ar  agency record

I had lunch with Iain with the other day and he was telling me how annoyed he was by the term 'Post Digital'. Or perhaps, more specifically, by how some people are using it. And, I must admit, I've been getting more and more embarrased by it myself.

Now, coining or promulgating a bit of jargon gives you no proprietary rights over it, I know that. It'll end up meaning whatever people want it to mean. But, just for the record, this is some of what I meant and what I didn't.


Post Digital was intended as a possible condition we might get to. A place where we're able to evaluate digital and analogue tools equally and fairly, from a position of equal familiarity and expertise. Right now, there are tiny handful of people qualified to do this. I'm not one of them. Tom might be.

And it's a condition – in the world – where most people have powerful and easy to use devices full of applications and services which work well and satisfyingly, where you can get all the media you want on all the screens you like. And where occasionally you might go, you know what, I'd rather have this thing printed out for me, or made into an object, or read to me by a robot in the shape of an egg.

Newspaper Club or Bubblino aren't proofs that we're living in a Post Digital age, they're little indications of what it might be like when/if we finally, eventually get there.

To use a horribly inappropriate and over-weighty comparison I'm using Post Digital in the way that people might have used Post-War in 1913 or 1938. They were speculating, hoping, not describing something real. It's an idea not a reality. We've not had the war yet.


Post-Digital was not intended as a sop for the complacent. It's not supposed to suggest that 'digital' is a solved problem or yesterday's fad. It's not a suggestion that digital* is just another channel. It's not supposed to be a synonym for integrated, 360, channel-neutral or any of that stuff. Doing some telly AND a website does not make you Post Digital.

The only way to be a Post Digital business is to be a thoroughly, deeply, massively digital one. To be digital in culture not just in capabilities. To know how to iterate in public, to do experiments not research, to recognise that it's quicker and better to code something than it is to describe it in meetings. You need to be part of the wider digital culture, to have good sharing habits, to give credit where it's due, and at the very least to know how to do ellipses in Processing.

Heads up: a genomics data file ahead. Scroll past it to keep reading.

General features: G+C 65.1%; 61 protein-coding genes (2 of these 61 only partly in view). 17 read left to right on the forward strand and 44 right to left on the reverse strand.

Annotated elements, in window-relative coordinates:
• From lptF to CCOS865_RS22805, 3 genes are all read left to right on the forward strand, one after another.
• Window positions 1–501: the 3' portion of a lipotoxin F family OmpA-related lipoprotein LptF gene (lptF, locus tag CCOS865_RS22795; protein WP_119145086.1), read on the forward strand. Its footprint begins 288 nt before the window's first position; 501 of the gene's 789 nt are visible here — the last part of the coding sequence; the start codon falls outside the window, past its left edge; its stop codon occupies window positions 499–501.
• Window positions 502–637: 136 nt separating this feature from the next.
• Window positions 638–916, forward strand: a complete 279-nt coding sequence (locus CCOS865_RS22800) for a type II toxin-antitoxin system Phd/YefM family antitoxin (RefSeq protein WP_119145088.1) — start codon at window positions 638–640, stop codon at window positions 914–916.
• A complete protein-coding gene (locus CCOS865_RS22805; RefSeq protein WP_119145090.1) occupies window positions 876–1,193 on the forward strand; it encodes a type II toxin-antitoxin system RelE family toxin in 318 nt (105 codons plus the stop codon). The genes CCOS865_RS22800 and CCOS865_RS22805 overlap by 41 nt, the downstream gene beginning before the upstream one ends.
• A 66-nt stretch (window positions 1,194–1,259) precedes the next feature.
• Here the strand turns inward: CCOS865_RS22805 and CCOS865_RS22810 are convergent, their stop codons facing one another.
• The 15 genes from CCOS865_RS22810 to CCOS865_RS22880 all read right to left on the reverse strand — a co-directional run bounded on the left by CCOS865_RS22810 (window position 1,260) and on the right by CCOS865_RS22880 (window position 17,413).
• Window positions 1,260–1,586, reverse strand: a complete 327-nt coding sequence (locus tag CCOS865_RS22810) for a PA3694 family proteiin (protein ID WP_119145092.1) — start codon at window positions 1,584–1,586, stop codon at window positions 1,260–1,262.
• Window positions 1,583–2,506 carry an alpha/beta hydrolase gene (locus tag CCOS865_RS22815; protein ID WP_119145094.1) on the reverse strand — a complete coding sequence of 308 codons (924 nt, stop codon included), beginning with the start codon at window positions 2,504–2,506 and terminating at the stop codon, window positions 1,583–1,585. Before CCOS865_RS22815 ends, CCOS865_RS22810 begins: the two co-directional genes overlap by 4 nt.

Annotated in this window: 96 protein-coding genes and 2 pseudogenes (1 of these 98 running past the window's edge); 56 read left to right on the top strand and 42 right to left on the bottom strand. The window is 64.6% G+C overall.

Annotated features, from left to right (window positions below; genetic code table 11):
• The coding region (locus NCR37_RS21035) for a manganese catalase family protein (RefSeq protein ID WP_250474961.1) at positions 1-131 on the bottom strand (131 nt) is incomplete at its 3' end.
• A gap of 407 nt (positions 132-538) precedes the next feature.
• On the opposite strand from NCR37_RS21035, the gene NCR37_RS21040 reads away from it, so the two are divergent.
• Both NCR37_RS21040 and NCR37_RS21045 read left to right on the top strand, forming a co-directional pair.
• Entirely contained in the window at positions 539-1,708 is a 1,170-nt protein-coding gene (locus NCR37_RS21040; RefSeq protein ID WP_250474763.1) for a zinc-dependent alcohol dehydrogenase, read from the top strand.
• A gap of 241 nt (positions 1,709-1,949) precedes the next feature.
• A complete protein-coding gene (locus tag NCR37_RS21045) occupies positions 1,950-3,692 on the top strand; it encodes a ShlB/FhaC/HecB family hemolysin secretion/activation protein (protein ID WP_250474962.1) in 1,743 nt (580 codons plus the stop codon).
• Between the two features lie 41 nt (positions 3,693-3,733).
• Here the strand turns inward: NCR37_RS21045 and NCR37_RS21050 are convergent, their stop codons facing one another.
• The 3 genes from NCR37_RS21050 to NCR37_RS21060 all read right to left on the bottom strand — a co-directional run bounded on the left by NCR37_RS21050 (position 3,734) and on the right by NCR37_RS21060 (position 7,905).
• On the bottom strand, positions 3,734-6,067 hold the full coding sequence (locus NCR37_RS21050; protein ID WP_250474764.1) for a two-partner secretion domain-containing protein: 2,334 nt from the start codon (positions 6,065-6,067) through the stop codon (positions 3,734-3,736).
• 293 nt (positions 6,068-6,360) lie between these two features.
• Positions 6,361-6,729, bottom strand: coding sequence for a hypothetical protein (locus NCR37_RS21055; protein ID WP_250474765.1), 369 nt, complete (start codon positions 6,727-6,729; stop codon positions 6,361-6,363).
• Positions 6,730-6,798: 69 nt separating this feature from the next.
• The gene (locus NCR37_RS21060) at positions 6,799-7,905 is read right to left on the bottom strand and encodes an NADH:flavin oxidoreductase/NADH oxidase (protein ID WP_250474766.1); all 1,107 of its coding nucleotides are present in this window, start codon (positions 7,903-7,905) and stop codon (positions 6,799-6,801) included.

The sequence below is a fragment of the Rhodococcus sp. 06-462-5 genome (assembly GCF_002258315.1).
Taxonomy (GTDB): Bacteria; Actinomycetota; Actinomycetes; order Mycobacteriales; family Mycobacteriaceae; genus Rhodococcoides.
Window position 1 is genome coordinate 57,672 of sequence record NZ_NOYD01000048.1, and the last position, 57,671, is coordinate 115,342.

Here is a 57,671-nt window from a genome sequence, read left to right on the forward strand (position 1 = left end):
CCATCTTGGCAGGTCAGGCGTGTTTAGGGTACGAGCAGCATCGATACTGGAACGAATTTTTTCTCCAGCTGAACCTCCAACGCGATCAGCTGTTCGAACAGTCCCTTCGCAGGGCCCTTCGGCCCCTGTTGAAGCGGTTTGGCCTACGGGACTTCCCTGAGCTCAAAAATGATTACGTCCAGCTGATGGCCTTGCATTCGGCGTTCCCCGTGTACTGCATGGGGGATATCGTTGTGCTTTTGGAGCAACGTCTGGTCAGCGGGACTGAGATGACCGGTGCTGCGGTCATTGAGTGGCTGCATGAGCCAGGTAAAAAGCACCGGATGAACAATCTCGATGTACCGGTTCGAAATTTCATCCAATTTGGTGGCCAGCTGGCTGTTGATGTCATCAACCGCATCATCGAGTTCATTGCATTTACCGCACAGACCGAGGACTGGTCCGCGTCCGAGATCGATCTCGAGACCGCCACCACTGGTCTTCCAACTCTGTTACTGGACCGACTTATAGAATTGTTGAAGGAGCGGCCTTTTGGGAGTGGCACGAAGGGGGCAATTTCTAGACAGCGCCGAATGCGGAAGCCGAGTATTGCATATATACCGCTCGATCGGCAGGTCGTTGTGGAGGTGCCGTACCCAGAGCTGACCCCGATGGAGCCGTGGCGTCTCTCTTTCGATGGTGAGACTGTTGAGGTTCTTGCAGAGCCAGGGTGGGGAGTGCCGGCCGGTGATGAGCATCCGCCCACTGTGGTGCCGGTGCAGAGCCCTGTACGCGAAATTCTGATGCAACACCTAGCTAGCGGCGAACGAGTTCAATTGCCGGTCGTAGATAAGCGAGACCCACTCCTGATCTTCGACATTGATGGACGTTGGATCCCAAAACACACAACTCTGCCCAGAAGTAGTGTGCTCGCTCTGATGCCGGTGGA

Post DIgital was supposed, if anything, to be a shout against complacency, to make people realise that we're not at the end of a digital revolution, we're at the start of one. The end game was not making a website to go with your TV commercial and it's not now about making a newspaper out of your website. Post Digital was supposed to be the next exciting phase, not a return to the old order. It's the bit where the Digital people start to engage in the world beyond the screen, not where the old guard reasserts itself.

If I'd paid more attention in history I'd probably be able to throw in a Russian Revolution analogy at this point – possibly something about the Mensheviks.


So, to the extent that Post Digital is being used as a cover for complacency or sloth I apologise. If you think it means we're entering a period of post-revolutionary stasis you're wrong. Sorry for the confusion.

Equally, if you're working inside a business, trying to get them to really, thoroughly understand digital (and see how much they still don't get it) and I've made your job harder, then I'm also sorry. In mitigation I might point out I wasn't writing / talking about advertising or media agencies, I almost never am, I was talking about the world, a possible world.


However, I remain delighted that people are thinking about Post Digital as an idea; imagining products and services that thoroughly, competently, delightfully integrate the Analogue and the Digital. That's great. Keep doing that.

The other thing, not so much.

(* I'm also deeply aware that using – Digital – like this is horrible. Like it'a a thing. But I can't see a way round it. Sorry.)

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The term ‘crunchy granola’ has been shortened to crunchy, a term used to describe people who willingly alter their lifestyle to make less of an impact on the environment. It’s crunchy to give up your car for a bike, or to use mesh companies or to become vegan.